Functional nanocomposites are composed with different combinations from a large selection of nanomaterials, such as nanocarbons, metal oxides/chalcogenides, carbides, phosphides, polymers, etc., which possess superior mechanical, thermal and electrical properties, leading to broad applications in smart structures, chemical sensors, energy storage and nano-electronic devices. However, the high cost and difficulty in getting large scale, high quality nanocomposites remain challenges.
Zhang Research Group has been dedicated to develop facile, reliable, sustainable manufacturing technologies towards functional nanocomposites for energy related applications. For example, manufacturing of transition metal chalcogenides (MCs) on graphene support (MC-Gr) was developed based a one-step microwave approach. In this regard, a series of suitable combinations of metals and chalcogens have been selected, such as molybdenum disulfide (MoS2), molybdenum ditelluride (MoTe2), molybdenum sulftotelluride (MoSTe), cobalt doped MoS2 (Co-MoS2) and other hybrids. Electrochemical characterizations i.e., cyclic voltammogram (CV), galvanostatic charge-discharge (GCD), electrochemical impedance spectroscopy (EIS) and so on, reveal that the as-produced nanocomposites can be used as high mileage catalyst materials for hydrogen evolution reaction (HER) and electrical energy storage (EES) such as hybrid-capacitor applications.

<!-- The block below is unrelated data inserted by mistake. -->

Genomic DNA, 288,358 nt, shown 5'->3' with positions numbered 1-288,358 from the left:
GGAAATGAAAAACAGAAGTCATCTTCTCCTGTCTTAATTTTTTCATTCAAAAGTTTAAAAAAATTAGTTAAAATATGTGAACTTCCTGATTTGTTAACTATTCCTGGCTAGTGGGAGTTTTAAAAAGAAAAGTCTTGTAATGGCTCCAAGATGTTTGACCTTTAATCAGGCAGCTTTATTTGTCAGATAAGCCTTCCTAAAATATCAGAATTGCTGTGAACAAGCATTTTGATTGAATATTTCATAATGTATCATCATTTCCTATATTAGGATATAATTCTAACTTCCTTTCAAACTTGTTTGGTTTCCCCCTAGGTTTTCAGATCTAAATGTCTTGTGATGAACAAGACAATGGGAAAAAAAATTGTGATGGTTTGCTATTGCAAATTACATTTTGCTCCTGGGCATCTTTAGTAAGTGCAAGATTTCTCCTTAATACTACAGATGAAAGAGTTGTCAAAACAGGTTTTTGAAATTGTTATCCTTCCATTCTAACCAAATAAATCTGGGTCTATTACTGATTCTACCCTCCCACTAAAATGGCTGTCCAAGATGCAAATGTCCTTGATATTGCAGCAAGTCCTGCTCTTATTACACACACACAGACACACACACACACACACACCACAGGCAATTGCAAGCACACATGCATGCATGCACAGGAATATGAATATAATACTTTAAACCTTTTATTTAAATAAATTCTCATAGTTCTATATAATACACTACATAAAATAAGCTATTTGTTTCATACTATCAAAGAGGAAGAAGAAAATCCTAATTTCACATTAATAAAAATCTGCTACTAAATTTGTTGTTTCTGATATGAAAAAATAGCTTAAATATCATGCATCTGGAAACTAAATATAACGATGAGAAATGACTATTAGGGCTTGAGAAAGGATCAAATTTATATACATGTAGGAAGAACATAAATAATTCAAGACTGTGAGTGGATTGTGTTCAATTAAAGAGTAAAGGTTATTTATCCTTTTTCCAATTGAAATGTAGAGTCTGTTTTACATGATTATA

Cellulose nanofibrils (CNF) have emerged as promising nanomaterials with great application potential in diverse fields, in light of their outstanding physiochemical properties such as superior mechanical strength, large specific surface area, high aspect ratio, tunable surface chemistry, along with renewability and biodegradability. Due to the presence of abundant hydroxyl groups on the surface and the semi-crystalline structure, CNF exhibit remarkable tendency to form mechanically stable nanostructures (e.g., films, foams). Thus, CNF have been widely used as building blocks to be compounded with various active materials for the preparation of flexible electrodes for energy storage devices.
Zhang research group demonstrated a flexible nanocomposite, developed based on cellulose nanofiber-conducting polymer system (CNF-CP). As illustrated in Figure 1, Formic acid was used to hydrolyze paper mill sludge, a waste from paper industries, resulted in high quality CNF, which is used as support for conducting polymers. The conducting polymers were in-situ deposited to the CNF surface, and CNF-CP free standing paper was formed through simple filtration process, which possesses outstanding flexibilities and energy storage properties. More development is on the way to develop large scale sustainable production of the functional nanocomposites, towards energy applications (Figure 2).
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